2) My uncle the WWII Vet, the return and the fight for respect and a decent job

This particular uncle had served in WWII in the "European Theatre" (the Ardennes in France being one place). After being decorated and earning the nickname, "Bull of the Woods" (because apparently when battle ensued he didn't play around), he survived and the war ended. He came home and refused to be called 'boy' anymore or do low-paying work. He'd been a personal driver for an officer. He had references from this officer. He'd been FREE. And he was not going to take shit from certain folks anymore. When he returned home, he wanted a job driving. driving anything. He had applied to the transit system in his hometown of Philly. He passed all the tests and still got turned down. Surely wasn't because he couldn't drive. Anyhoo, many Black, returning WWII vets wanted decent jobs in Philly. With the transit company. Their demand for their applications to even be considered became a hot point of racial unrest. White protesters showed up to intimidate the men who's been brave enough to even apply. Chaos ensued and COPS and TROOPS had to be called in to keep the peace at transit depots. Fine. But they only hassled the Black job applicants. My uncle was in that group. The authorities were no better than the protesters. As has become the norm, an armed presence didn't help. They roused and manhandled the applicants. Made it worse. Fighting broke out anyway. Google it. Philly, Black men applying for jobs after returning home from WWII, riot, PTC transit. It's all there.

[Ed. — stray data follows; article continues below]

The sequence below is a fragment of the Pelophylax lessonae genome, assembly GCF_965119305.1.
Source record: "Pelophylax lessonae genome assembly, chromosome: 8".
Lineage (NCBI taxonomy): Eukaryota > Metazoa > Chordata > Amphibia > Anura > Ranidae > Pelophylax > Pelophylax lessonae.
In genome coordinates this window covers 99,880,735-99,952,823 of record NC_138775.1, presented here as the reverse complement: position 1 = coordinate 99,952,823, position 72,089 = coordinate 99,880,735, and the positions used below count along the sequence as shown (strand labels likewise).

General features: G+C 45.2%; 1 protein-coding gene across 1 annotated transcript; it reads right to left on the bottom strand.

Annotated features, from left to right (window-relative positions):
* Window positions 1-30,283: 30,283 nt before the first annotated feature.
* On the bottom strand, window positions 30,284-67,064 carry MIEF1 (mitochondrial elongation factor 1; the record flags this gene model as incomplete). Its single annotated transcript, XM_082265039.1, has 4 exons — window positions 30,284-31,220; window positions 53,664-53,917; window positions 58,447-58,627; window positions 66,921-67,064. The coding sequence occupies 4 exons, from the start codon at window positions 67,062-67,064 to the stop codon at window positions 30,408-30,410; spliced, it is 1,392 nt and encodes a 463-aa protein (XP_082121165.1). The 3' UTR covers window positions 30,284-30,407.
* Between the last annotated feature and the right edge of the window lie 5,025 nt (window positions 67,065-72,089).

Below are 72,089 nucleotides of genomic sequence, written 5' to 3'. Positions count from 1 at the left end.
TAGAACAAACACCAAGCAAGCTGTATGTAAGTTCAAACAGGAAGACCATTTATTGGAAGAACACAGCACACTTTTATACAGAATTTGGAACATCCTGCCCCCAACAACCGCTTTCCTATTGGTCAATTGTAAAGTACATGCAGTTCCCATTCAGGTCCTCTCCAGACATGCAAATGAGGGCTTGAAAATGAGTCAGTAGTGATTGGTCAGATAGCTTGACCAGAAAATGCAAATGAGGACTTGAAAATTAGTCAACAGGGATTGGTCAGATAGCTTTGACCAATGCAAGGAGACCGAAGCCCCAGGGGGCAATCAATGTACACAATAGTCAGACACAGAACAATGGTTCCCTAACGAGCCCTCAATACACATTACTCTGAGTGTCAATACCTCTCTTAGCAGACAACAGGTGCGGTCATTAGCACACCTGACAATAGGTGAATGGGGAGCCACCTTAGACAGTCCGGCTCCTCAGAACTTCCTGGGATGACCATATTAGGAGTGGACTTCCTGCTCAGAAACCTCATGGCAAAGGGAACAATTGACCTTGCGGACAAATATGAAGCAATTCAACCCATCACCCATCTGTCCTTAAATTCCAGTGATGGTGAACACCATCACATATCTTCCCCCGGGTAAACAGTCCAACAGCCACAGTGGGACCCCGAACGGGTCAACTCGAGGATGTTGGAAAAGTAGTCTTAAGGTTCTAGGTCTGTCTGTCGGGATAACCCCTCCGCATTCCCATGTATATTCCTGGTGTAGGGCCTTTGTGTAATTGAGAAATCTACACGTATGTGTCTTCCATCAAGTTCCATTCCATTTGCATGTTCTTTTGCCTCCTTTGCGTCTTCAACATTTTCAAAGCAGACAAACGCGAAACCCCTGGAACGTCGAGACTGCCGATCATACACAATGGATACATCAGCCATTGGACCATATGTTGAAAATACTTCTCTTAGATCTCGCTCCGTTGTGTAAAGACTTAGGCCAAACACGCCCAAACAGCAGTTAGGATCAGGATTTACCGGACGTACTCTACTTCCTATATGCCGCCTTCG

3) My Mother, a job interview and an escape

For years my mom had done domestic work before she applied to, and was accepted, into nursing school. On one of her many interviews for a house cleaning job, she seemed a possible hire. A divorced, White COP with two young sons needed a housekeeper. The person would have to stay late three nights a week to make dinner. A probable overnight if he had an emergency. When my mom heard those conditions she declined as she had a child. When my mom got home from the interview that day she was visibly upset. Why? I did not find out the sad facts until years later when I was grown.  Apparently in the midst of this interview, the man had decided that my mom was his opportunity to "get some for free." She had deduced that the commute would have been too far for her so she'd said "no thank you" to the position. Guess he didn't like that and thought he'd get something for his time. Yep, Mister-Fine-Upstanding-Public-Servant had put the moves on mom and had said that she'd better just go along with what he wanted because no one was going to believe her if she accused him of rape. Actually the words were, "no one would take a nigger's word over mine." Charming. She escaped being raped because his kids came home from school early. Oh boy.

4) Me, a term paper and an unexpected free ride.